© 2014 Concerned Citizens of Western Montana

Freedom of Men under Government, is, to have standing Rule to live by, common to every one of that Society, and made by the Legislative Power erected in it; a Liberty to follow my own Will in all things….”   ~John Locke

What happens when the same set of rules don’t apply to everyone?

The rule of law is supposed to provide us with predictability and certainty.  When the laws that exist are applied equally and respected in society, citizens are able to conduct their business within the constraints of the law and without fear of interference by the government.

But what happens when the government chooses to enforce some of its laws while ignoring others?  It makes the system more arbitrary, allowing for exemptions from compliance for some while forcing others to submit to the law.  In other words, the average person would no longer know or understand the rules they are to supposed to follow.  Injustice and chaos would result.

So what does all that have to do with this compact?  Although there are many examples of how the compact attempts to skirt, circumvent or change the law without going through the proper process, this post only focuses on one local issue related to irrigators and the proposed compact water use agreement: the recent administrative fee tax assessments of the Mission and Jocko irrigation districts of the Flathead Irrigation Project.


On September 9, 2013, the Mission and Jocko Districts held a special meeting to pass a motion to withdraw from the Flathead Joint Board of Control. The last agenda item for the meeting was Establishment of Annual Administrative Assessment.

It was the last actionable item of the meeting, and surprised everyone in the room.  After discussing earlier in the meeting how much money the districts would save their constituents by withdrawing from the Flathead Joint Board of Control, two out of three commissioners in each district voted to increase irrigator’s administrative assessment fees by 300% from $2.65 per acre to $9.00 per acre.  This action was intended to build a pool of money for the significant legal fees these commissioners had already started incurring in their efforts to garner “momentum” for the irrigator water use agreement and the water compact.

The assessment itself was the first time irrigators in these districts knew of commissioner plans to increase their administrative fees.  The way it was accomplished was underhanded and deceitful at best, illegal at worst.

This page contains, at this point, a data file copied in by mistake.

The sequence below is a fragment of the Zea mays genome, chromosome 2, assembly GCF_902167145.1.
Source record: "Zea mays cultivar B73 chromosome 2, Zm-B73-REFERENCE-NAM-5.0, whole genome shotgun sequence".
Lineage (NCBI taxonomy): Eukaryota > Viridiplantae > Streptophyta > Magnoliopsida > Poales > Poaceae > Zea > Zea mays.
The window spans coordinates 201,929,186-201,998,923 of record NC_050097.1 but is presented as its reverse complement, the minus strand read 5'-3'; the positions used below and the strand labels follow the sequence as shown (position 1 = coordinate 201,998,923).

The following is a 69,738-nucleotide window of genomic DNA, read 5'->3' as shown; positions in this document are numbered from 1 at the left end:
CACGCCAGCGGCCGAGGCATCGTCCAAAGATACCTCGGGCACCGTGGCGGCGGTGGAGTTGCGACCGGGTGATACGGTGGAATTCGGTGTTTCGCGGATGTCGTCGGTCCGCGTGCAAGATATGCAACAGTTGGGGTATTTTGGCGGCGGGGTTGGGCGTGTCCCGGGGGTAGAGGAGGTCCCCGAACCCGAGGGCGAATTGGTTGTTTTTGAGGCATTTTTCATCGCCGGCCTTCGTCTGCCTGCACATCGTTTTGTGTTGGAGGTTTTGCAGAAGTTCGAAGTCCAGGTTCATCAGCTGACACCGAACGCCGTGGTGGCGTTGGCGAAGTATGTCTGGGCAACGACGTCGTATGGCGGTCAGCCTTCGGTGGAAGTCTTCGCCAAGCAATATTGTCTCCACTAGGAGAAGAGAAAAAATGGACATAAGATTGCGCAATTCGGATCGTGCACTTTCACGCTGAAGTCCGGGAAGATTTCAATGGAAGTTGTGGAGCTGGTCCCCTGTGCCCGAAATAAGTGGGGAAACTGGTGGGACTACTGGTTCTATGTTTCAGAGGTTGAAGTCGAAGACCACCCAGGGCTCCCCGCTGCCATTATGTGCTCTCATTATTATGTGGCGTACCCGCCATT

On September 11th, 2013, these districts submitted their assessment paperwork to Lake County well after the statutory deadline established in Montana statute 85-7-2104.  A copy of one of the documents submitted to Lake County can be found here.

Montana statute 85-7-2104 says this about the timing of assessments:

on or before the first Monday in August each year, the board of commissioners of each irrigation district organized under parts 1 and 1.5 shall ascertain:   (1)    The total amount required to be raised in that year for the general administrative expenses of the district, including the cost of maintenance and repairs.


Had the rule of law been applied, taxpayers impacted by this assessment should have been able to count on the fact that whether or not they agreed with the assessment, the missed statutory deadline would guarantee that the increase would be added to their tax bills in November of 2014, not November 2013.  By imposing these assessments on the November 2013 tax bills, Montana statute 85-7-2104 was essentially ignored.

This issue was brought to the attention of the Missoula, Sanders and Lake County Treasurers, County Attorneys and Departments of Revenue.  Only Missoula County chose to respond stating that said it did appear that the statutory deadline was missed, and wishing us luck on its resolution.

On January 2, 2014 Lake County civil attorney Mark Russell stated that he was not going to do anything about the taxes levied because “deadlines are missed all the time and it’s no big deal”. He also stated that the irrigators’ only remedy was to sue the County and the irrigation district in addition to filing their taxes in protest.

On January 3rd, 2014, a letter was sent via registered mail to Attorney General Tim Fox after receiving this less than stellar response from Lake County.  We requested that his office intervene to prevent these County Attorneys from depriving citizens of their rights and taxes that were levied in violation of the law.


Resounding silence.  There was no response from the Attorney General’s office, not even an acknowledgement of receiving the letter except for the certified mail receipt from the post office.

This issue relates to our property taxes.  If you or I fail to pay our taxes within the statutory deadline for the state of Montana we are significantly penalized in the form of additions to our tax bill, and ultimately the county can and will take away our property to recover the “unpaid taxes”.

However on the other side of the coin, government departments, agencies, county attorneys and even our own attorney general can choose to selectively “ignore” other statues related to the levy or assessment of taxes, because after all, “deadlines are missed all the time and it’s no big deal”.

Apparently the “authorities” are only concerned with WHO misses the statutory deadline for tax assessments.  Government officials and districts: no problem. Private citizens: watch out for a tax lien sale coming to a county near you.

Is Lake County the only county in Montana that “looks the other way” concerning the assessment of taxes?

It’s definitely a question worth asking.